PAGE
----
Cliff Curtis on his "slow burn" Maori cop thriller "Muru" and how it's like "Avatar"

Cliff Curtis spoke to Salon about his new action film that is a response to police raids against the Maori

Published September 10, 2022 12:59PM (EDT)

Cliff Curtis as Taffy in "Muru" (Jawbone Pictures, Wheke Group Limited / Christopher Pryor)
Cliff Curtis as Taffy in "Muru" (Jawbone Pictures, Wheke Group Limited / Christopher Pryor)

The New Zealand actor Cliff Curtis has Māori roots, and so does his character, Sgt. "Taffy" Tawharau, in his intense and powerful new film, "Muru," receiving its international premiere at the Toronto Film Festival. The role is quite far removed from the rich businessman Curtis played in "Murina" released a few months ago, though it does have an interesting connection to Curtis' work in "Avatar." 

" When I first got opportunities to be in central roles exploring Māori themes that were central to the narrative, I realized there were so many stories that I wanted to tell about my culture."

Taffy is a community police sergeant in the Ruatoki valley, home to a close-knit population of Tūhoe, indigenous Māori people who speak Te Reo Māori. When the New Zealand police force, led by Gallagher (Jay Ryan) come to the Ruatoki valley with the goal of arresting Tame Iti (playing himself, and whose story the film is partly based on), Taffy tries to prevent tensions from escalating. Tame Iti is being investigated for "possible collusion;" the New Zealand police think his Rama (a boot camp) is operating a homegrown terrorist cell with plans to take down the Prime Minister. Other characters, such as the teenage Rusty (Poroaki Merritt-McDonald), a local troublemaker, are also under surveillance and considered suspect.

What emerges is an exciting cop story that depicts an egregious episode of racism based on several raids that have occurred in the Ruatoki valley against the Tūhoe people since 1916. "Muru" is "a response, not a reaction," to those raids, according to a title card in the film's opening credits. 

Curtis talked with Salon about his new film and the Māori history it depicts. 

I am glad to see you in a Māori film. Can you talk about the importance of indigenous cinema in New Zealand and the opportunities you have as a Māori actor? 

It means a lot to me. I started off in cinema 30 years ago. My first film was "The Piano," and I was in the background of the main action. I had some great scenes that didn't make the cut. I was one of the men who carried the piano from the beach to the house. I often joke about that role, and a number of the roles I've played as Māori that have had that aspect [of being in the background]. When I first got opportunities to be in central roles exploring Māori themes that were central to the narrative, I realized there were so many stories that I wanted to tell about my culture, and where I am from. Contemporary things, historical things, comedy, drama, now action. It opened a whole world of possibility of stories that can reflect back to me and my own people who we are as opposed to being in the backdrop of someone else's story.  

I first saw you in films such as "Desperate Remedies," and "Once Were Warriors," which introduced me to Māori culture. 

"Desperate Remedies" brought me to a festival in New York, and "Once Were Warriors" went to Cannes. Those two films helped me see the world and the potential of cinema. At the beginning of my career, theater was my passion and obsession. When I discovered cinema through "The Piano," which was an incredible film, I started to see the humanity that was available in ways I had not thought were possible. It helped me discover arthouse movies. The first film I ever saw was Bruce Lee's "Enter the Dragon," which was amazing, so when I started working in films like "The Piano," arthouse movies, it was a whole world I didn't know about. "Desperate Remedies" was ahead of its time. It was beautifully realized. It didn't hold anything back. It was so outrageous and brave and unapologetic. It's a fantastic film.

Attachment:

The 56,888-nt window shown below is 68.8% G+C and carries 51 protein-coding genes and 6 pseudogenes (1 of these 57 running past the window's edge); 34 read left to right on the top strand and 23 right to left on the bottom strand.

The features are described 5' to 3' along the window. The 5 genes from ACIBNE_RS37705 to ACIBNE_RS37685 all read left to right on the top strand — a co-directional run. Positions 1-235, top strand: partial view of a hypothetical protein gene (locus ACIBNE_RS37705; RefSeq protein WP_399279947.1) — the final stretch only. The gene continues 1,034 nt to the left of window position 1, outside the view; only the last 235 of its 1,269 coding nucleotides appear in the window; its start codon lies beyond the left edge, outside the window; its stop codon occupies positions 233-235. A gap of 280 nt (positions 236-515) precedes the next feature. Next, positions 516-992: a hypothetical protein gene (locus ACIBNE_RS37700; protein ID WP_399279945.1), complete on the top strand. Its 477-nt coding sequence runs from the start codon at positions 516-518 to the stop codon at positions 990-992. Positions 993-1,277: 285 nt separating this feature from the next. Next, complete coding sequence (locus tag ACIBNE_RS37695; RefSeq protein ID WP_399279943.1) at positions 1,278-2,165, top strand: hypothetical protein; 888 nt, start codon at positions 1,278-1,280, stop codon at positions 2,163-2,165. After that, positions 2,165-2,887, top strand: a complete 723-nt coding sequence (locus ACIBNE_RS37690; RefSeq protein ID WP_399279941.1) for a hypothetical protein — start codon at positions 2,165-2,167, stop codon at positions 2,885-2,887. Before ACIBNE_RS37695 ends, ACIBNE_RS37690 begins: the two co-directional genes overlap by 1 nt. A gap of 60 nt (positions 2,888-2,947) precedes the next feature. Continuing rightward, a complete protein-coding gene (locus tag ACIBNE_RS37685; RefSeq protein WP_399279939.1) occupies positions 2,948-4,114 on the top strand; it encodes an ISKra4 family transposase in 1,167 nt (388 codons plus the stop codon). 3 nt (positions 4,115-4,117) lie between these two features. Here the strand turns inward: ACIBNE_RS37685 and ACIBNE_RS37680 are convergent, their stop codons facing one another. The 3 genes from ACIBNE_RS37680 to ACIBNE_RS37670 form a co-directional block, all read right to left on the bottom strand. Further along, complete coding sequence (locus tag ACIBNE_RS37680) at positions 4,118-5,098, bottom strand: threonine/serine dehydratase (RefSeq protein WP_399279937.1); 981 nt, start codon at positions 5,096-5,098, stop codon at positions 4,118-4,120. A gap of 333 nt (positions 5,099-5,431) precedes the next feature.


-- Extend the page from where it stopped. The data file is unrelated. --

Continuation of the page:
I appreciate that you are playing a cop in a film that presents a history of incidents against the Māori that are probably little known in North America. Can you talk about the real-life stories and Tame Iti that inspired "Muru?" 

In the early 1900s, our nation suffered a flu epidemic and tragically, the Tūhoe tribe didn't have confidence in the policies of government at the time and decided to self-isolate. The government didn't think that was a good idea and raided the Tūhoe tribe because they didn't like that they were taking their own course.

MuruAuthorities lead Tame Iti away in "Muru" (Jawbone Pictures, Wheke Group Limited)

The 2007 raid was based on 2001 and September 11, when there was a huge global concern about terrorism. They profiled Tame Iti, an artist. He's been involved in many theatrical, artistic pursuits but was also a political activist, and he was profiled as a domestic terrorist by the government and the police forces. It was really shameful and embarrassing. He went to jail because he had an unlicensed firearm.

"The name of the film is 'Muru,' which means 'forgive.'"

What is absurd is that they could have had a cup of tea and talked to him. A lot of the regional police are Māori and were not informed about what was happening in the area. They were not sought out for advice about how to proceed. It became very embarrassing for the government and everyone, but for the people of Tūhoe, it caused multigenerational trauma as a result. The police force and the government actually did make a very public apology. It was great for them to do that and come to their senses and take responsibility for the mess that they made, not just in 2007, but in the early 1900s. 

The film is not a factual movie or trying to capture the actual events. It's fictionalized, and a more poetic approach to what I like to term as an allegorical story. It takes those events and turns it into an action thriller with heart. But it is a response to these things, not just the 2007 raids, but a response between the relationship between this tribe and the government and how that unfolds.